Different types of whisky

Fredrik Stockborg


– Hey, bar tender! I’d like to try something new, give a whisky please!
– Sure. Blended or single malt?
– Umm, what’s the difference?
– The price, to start with! But above all, the taste …

When entering the world of whisky, the first thing you’ll discover is that there are two main types: blended and single malt. But what’s the difference? And why are single malt whiskies generally so much more expensive than blended ones?

Traditional single malt whisky is made in the same distillery from one type of malt, that is, malted barley. Blended types contain between 20 and 50 percent malt whisky, and are then balanced out by grain whisky. Grain whisky is a distillate made from grains other than barley – ranging from, for example, maize to wheat – and comes from several different distilleries. It is often blended from various less expensive grains through a continual process of distillation, and doesn’t have to be cleaned every time. This differs from a single malt, which is initially made in a pot still and then usually transferred to an oak cask for at least three years.

The flavour of blended whiskies is therefore weaker and less distinct than single malts; although they are a lot cheaper.

– Okay, I’ll have a single malt in that case!
– Sure. Do you fancy something mild or elegant, a little fruity, or maybe even a smoky whisky?


As a newcomer to the wide world of whisky, it’s easier to get lost early on. In actual fact there is no right or wrong, with choices based entirely on personal preference and taste. Smoky whisky is measured in Phenol Parts per million (PPM), which is an aromatic carbon compound contained in the malted grain following the drying process. The higher the number, the more smoky it is. In combination with the smokiness, these are considered by many to be tarry, which is really just a result of how “contaminated” the malt has become during the drying process.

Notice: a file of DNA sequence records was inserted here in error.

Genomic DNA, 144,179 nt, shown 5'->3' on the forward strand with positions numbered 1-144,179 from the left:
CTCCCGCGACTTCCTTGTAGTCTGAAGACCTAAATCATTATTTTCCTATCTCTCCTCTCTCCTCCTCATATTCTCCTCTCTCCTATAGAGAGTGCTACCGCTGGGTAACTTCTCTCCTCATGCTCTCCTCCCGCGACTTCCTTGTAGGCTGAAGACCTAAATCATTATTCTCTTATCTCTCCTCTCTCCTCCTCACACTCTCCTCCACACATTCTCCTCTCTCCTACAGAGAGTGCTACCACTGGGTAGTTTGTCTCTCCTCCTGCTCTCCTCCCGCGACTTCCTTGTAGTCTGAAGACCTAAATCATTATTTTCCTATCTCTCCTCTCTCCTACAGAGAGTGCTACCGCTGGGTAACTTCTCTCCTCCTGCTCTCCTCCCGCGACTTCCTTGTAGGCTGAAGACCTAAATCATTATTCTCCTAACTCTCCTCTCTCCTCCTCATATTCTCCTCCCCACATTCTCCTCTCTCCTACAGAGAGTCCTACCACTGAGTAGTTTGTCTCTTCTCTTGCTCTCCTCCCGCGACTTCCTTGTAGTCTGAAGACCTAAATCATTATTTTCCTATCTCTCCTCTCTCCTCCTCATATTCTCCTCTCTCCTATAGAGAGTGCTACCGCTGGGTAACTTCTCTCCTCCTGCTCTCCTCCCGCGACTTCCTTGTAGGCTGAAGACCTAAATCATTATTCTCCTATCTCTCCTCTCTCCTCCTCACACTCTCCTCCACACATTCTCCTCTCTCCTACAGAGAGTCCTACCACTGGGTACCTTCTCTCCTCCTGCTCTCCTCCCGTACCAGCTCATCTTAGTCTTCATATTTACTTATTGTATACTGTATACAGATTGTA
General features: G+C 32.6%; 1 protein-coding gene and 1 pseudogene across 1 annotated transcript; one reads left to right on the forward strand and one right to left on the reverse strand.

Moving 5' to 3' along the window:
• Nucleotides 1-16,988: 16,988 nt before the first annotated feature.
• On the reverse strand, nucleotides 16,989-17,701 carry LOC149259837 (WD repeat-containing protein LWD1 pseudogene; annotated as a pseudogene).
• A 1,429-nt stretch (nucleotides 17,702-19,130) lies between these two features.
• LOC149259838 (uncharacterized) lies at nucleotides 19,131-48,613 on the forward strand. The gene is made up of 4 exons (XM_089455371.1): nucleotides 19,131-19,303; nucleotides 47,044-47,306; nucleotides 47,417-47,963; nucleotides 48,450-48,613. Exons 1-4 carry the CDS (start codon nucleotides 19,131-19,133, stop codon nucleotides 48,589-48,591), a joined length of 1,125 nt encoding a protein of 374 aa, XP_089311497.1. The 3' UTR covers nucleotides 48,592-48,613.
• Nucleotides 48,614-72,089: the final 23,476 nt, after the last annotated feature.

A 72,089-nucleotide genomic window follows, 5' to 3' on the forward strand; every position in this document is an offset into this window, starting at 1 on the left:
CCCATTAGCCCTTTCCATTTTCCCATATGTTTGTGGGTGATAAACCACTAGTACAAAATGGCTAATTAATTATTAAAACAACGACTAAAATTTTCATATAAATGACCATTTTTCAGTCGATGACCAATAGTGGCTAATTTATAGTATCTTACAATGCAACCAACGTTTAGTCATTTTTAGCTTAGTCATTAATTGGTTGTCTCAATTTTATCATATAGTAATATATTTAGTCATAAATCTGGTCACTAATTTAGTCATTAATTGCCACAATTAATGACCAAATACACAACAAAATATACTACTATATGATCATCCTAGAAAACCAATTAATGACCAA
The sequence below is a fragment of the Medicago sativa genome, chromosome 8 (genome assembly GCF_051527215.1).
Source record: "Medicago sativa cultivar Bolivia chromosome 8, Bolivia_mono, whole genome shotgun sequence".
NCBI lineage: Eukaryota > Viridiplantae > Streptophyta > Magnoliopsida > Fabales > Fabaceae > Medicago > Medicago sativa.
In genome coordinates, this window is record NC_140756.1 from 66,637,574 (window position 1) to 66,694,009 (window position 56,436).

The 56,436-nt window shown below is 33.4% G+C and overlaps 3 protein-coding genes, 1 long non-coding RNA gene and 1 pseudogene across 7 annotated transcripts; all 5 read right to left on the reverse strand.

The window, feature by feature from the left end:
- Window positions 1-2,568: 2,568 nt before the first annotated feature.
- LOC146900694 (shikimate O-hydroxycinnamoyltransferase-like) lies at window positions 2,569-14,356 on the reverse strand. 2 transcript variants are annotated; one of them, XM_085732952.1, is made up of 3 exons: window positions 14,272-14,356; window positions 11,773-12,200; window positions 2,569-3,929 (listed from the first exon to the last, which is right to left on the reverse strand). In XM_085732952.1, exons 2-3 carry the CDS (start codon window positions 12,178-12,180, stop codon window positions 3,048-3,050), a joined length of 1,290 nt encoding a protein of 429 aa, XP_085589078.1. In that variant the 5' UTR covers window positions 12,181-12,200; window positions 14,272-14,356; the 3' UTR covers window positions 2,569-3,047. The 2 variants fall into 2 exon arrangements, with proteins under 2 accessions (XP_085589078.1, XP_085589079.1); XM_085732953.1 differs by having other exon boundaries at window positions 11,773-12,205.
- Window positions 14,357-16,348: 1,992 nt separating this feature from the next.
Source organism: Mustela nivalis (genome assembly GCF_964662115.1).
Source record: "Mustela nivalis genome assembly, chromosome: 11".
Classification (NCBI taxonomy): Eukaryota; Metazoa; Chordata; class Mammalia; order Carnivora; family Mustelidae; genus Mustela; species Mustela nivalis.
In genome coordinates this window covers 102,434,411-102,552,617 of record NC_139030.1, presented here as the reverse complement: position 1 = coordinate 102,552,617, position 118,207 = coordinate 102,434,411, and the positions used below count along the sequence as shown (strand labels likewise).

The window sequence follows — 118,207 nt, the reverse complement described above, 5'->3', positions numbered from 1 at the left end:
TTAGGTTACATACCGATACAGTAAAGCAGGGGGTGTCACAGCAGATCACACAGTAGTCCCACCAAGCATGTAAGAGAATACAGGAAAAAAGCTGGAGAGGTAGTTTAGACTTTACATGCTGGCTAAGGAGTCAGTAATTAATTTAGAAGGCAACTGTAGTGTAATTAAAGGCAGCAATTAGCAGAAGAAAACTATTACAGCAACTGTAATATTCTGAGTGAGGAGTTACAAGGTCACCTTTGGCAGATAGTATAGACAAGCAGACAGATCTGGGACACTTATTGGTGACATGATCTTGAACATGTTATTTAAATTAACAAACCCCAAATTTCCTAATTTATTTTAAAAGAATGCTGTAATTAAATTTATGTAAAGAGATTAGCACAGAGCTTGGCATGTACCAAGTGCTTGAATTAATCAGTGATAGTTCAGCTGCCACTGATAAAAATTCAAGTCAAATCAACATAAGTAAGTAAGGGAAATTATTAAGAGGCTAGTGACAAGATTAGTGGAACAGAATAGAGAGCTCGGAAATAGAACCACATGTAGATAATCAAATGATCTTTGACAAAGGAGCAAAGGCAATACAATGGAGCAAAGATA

– Smoky? Sounds risky. I think I’ll start with an elegant whisky
– A predictable but smart choice! I’d advise you to test a smoky one afterwards so you can taste the difference.

It is the maturation which makes a difference to the flavour of different whiskies. Though almost every whisky is stored in oak casks for all or most of the maturation period, there are some which are finished in other types of casks. Sherry casks are among the more popular, alongside port and rum. The sky really is the limit. Other factors that affect taste include the size of the cask, the geographical location and the quality of the water.

– Very interesting! There seems to be a lot to choose from. But can you explain why some of the whiskies on the shelf behind you are spelt with an “e”?
– Good question! The short answer is both geographical and cultural. The word is spelt with an “e” in Ireland and the USA, but the rest of the world spells it with no “e”, that is, “whisky”.


Alongside whisky and whiskey, Bourbon has become popular all over the world. Produced mainly in Kentucky USA, this is a type of whiskey made with a minimum of 51% maize. Bourbon is perhaps the most popular type of whiskey used to mix cocktails, such as the Whiskey Sour.

– Yep, looks like I’ve really let myself in for a spider’s web of intrigue.
– I’m sure I’ll be right at home, no doubt about it!
– Welcome and cheers, or “Sláinte” as a whisky connoisseur would no doubt say. (Sláinte is the Irish/Gaelic word for health, but is also used in the same way as “Cheers” in English.
– Cheers!

/ Fredrik Stockborg, Instagram: @maltteasers